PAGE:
When did Disney make the decision to bring Iger back?
Last Friday appears to be the day Iger was officially asked to return, with board chair Susan Arnold making the call.
With investors fleeing Disney — its stock dropped 13 percent the day after the earnings report, the biggest decline since the Sept. 11 attacks — and Mr. Cramer of CNBC now openly calling for Mr. Chapek to be fired, the Disney board decided to push the panic button.
Susan Arnold, the board chair, called Mr. Iger, 71, at 3 p.m. on Friday and asked him to return. (The New York Times)
And once Iger and Disney had settled on terms, that was the immediate end for Chapek.
After reviewing options with her fellow directors, Arnold contacted Iger late last week and asked if he would consider returning to lead Disney. Over the weekend, they agreed to a contract that includes $27 million a year over the two years Iger’s in charge. Upon agreeing to the terms, the board dismissed Chapek, effective immediately. (Bloomberg)
Did Iger orchestrate Chapek’s firing and his own return?
Officially, no. Iger was not angling for his old job. But he didn’t think Chapek was doing well as CEO and wasn’t afraid to tell just about everyone.
Throughout it all, Iger’s disapproval of Chapek was a secret to no one. He is said to have warned at a board meeting in December 2021 in New York, just before he left the company, that the culture of Disney could be transformed negatively and rapidly. It was the last time he spoke to Chapek. (The Hollywood Reporter)
At public events over the past year — and in conversations with confidants as recently as this month — Mr. Iger repeatedly insisted that he had no intention of returning to Disney. At the same time, he had been privately railing against Mr. Chapek, according to several people who spoke with him. (The New York Times)
Few people in Disney circles (or even media circles) have the power that Iger has, even after he stepped away. With that level of power, it’s hard to not give the appearance that Iger orchestrated his return as CEO.
But there was also a contingent that wondered if Mr. Iger had helped engineer a coup. Doug Creutz, an analyst at Cowen, told his clients on Monday that the development “gives at least some appearance that Iger, and not the board, ultimately calls the shots at the company, and that Iger’s willingness to fully surrender power to a successor is low.” (The New York Times)
Who else was in the running to replace Chapek?
There was never a serious candidate other than Iger to replace Chapek. One of the issues with Iger’s achievements during his first tenure as Disney CEO was that his level of success made it hard for him to depart. The longer he stayed on as CEO, the more potential replacements wound up leaving the company for opportunities elsewhere.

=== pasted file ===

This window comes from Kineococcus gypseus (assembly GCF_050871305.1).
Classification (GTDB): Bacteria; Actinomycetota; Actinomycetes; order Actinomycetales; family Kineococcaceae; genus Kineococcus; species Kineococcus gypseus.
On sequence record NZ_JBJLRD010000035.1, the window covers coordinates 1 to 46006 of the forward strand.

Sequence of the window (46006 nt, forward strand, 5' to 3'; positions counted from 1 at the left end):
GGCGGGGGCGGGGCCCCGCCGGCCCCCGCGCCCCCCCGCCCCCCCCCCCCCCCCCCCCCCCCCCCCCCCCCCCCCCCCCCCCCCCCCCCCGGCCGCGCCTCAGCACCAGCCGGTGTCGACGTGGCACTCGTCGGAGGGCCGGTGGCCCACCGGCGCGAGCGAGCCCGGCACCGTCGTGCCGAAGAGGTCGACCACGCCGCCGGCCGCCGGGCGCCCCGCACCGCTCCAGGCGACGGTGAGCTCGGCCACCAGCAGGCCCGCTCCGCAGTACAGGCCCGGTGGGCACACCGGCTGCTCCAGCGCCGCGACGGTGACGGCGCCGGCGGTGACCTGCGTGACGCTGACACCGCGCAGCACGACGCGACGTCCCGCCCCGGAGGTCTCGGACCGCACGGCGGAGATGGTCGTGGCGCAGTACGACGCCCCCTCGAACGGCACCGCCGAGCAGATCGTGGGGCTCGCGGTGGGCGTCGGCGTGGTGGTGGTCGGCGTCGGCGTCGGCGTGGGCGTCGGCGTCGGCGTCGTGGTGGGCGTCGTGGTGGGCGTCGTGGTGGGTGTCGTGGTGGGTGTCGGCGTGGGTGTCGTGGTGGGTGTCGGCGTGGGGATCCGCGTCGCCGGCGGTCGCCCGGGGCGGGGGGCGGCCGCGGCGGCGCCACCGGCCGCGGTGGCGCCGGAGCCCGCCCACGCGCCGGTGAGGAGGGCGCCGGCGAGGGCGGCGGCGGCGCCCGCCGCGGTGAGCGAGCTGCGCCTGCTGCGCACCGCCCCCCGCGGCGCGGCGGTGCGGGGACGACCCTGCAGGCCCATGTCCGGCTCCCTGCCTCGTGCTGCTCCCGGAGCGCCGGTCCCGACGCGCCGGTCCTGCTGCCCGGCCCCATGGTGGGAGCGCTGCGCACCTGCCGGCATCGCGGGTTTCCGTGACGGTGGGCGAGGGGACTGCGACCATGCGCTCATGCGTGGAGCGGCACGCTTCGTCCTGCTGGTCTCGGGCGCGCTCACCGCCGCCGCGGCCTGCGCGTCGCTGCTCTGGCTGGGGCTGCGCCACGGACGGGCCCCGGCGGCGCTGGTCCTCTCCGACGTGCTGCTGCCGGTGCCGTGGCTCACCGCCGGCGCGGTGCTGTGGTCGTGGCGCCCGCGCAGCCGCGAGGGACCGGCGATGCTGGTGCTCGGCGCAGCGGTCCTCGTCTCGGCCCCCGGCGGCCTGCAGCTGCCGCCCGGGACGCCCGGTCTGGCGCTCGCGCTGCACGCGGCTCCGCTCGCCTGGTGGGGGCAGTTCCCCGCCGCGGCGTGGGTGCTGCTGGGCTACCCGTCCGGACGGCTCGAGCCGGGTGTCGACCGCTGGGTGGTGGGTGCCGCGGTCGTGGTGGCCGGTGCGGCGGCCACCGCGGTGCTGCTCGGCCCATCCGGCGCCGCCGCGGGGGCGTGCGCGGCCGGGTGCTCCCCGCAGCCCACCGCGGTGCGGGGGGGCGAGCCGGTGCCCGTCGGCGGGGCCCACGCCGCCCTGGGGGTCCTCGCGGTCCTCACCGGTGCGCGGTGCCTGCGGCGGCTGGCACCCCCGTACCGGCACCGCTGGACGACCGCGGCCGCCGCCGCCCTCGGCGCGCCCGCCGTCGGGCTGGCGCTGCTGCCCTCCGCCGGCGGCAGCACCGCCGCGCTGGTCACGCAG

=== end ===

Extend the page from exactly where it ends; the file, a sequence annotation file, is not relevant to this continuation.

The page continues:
Two previous candidates to succeed Mr. Iger, Thomas O. Staggs and Kevin Mayer, left Disney and are now running a start-up, Candle Media. A person close to Disney’s board had reached out to them this year with a hypothetical question: Would one or both be interested in returning to run Disney?
Mr. Staggs and Mr. Mayer demurred, according to two people familiar with the matter, adding that any deal would have required Disney to acquire Candle Media and needed Mr. Chapek’s approval, which he was unlikely to give. (The New York Times)
There was some talk of appointing an interim CEO while Disney searched for Chapek’s replacement.
Some on the board wanted to replace Chapek and appoint one of their own, Nike chairman Mark Parker, as interim CEO while conducting a search for a new permanent leader. But a source says Parker declined the role even as the idea arose more than once. Aside from Parker, these sources say, General Motors executive Mary Barra also advocated replacing Chapek at the June meeting. (Neither Parker nor Barra responded to requests for comment.) (The Hollywood Reporter)
What challenges await Iger now?
Oh boy, what challenges don’t await Iger? Streaming isn’t the hot ticket it was a few years ago and theaters are solely for tentpole franchise films.
Investors cheered the news, powering Disney stock up more than 6 percent on Monday. But the move is far from a sure thing. The business climate is very different from the one Iger left: The streaming market has cooled, the theatrical business is flirting with crisis, some of Disney’s big franchises are in flux, and an ever-worsening social polarization imperils Disney’s brand of broad apolitical entertainment where all can feel welcome.
“I think in the short-term, Iger returning as CEO is a safe move that should allow confidence among stakeholders and fans,” Josh Spiegel, an online commentator and leading expert on Disney, said in a message to The Washington Post. “The long-term plans are a lot hazier.” (The Washington Post)
ESPN has also become an issue for Disney, with Apple and Amazon jumping into the mix for rights to sports broadcasts.
A competitive frenzy has erupted around sports broadcasting rights, with Apple, Amazon and others driving up prices, which has hurt ESPN’s bottom line. Sports betting is viewed by some investors as the new streaming — a fast-growth master fix — but fully embracing that business could taint the family-friendly Disney brand. (The New York Times)
Iger once again finds himself searching for his successor too.